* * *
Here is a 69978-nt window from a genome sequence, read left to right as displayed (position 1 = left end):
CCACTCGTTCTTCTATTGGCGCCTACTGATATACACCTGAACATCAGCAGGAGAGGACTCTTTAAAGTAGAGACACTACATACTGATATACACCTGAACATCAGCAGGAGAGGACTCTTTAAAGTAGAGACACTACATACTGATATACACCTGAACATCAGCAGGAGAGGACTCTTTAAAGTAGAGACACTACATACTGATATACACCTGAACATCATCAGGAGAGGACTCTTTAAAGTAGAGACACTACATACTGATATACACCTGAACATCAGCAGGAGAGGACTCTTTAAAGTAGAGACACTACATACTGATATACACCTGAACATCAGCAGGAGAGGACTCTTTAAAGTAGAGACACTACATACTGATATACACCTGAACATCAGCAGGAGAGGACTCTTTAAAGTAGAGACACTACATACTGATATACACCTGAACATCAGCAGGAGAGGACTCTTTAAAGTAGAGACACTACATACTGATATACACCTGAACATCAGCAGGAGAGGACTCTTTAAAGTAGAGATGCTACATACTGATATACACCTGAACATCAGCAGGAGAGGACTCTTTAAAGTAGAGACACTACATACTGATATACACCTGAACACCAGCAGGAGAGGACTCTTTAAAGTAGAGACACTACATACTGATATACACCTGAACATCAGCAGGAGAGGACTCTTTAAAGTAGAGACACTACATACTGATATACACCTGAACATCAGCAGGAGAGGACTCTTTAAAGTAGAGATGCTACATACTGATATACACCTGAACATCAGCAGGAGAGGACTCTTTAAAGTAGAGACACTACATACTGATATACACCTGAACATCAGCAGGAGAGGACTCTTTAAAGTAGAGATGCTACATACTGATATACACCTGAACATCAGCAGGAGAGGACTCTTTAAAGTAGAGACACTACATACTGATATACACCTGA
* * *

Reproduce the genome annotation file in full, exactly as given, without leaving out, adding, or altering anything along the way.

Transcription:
Here is a 69978-nt window from a genome sequence, read left to right as displayed (position 1 = left end):
CCACTCGTTCTTCTATTGGCGCCTACTGATATACACCTGAACATCAGCAGGAGAGGACTCTTTAAAGTAGAGACACTACATACTGATATACACCTGAACATCAGCAGGAGAGGACTCTTTAAAGTAGAGACACTACATACTGATATACACCTGAACATCAGCAGGAGAGGACTCTTTAAAGTAGAGACACTACATACTGATATACACCTGAACATCATCAGGAGAGGACTCTTTAAAGTAGAGACACTACATACTGATATACACCTGAACATCAGCAGGAGAGGACTCTTTAAAGTAGAGACACTACATACTGATATACACCTGAACATCAGCAGGAGAGGACTCTTTAAAGTAGAGACACTACATACTGATATACACCTGAACATCAGCAGGAGAGGACTCTTTAAAGTAGAGACACTACATACTGATATACACCTGAACATCAGCAGGAGAGGACTCTTTAAAGTAGAGACACTACATACTGATATACACCTGAACATCAGCAGGAGAGGACTCTTTAAAGTAGAGATGCTACATACTGATATACACCTGAACATCAGCAGGAGAGGACTCTTTAAAGTAGAGACACTACATACTGATATACACCTGAACACCAGCAGGAGAGGACTCTTTAAAGTAGAGACACTACATACTGATATACACCTGAACATCAGCAGGAGAGGACTCTTTAAAGTAGAGACACTACATACTGATATACACCTGAACATCAGCAGGAGAGGACTCTTTAAAGTAGAGATGCTACATACTGATATACACCTGAACATCAGCAGGAGAGGACTCTTTAAAGTAGAGACACTACATACTGATATACACCTGAACATCAGCAGGAGAGGACTCTTTAAAGTAGAGATGCTACATACTGATATACACCTGAACATCAGCAGGAGAGGACTCTTTAAAGTAGAGACACTACATACTGATATACACCTGA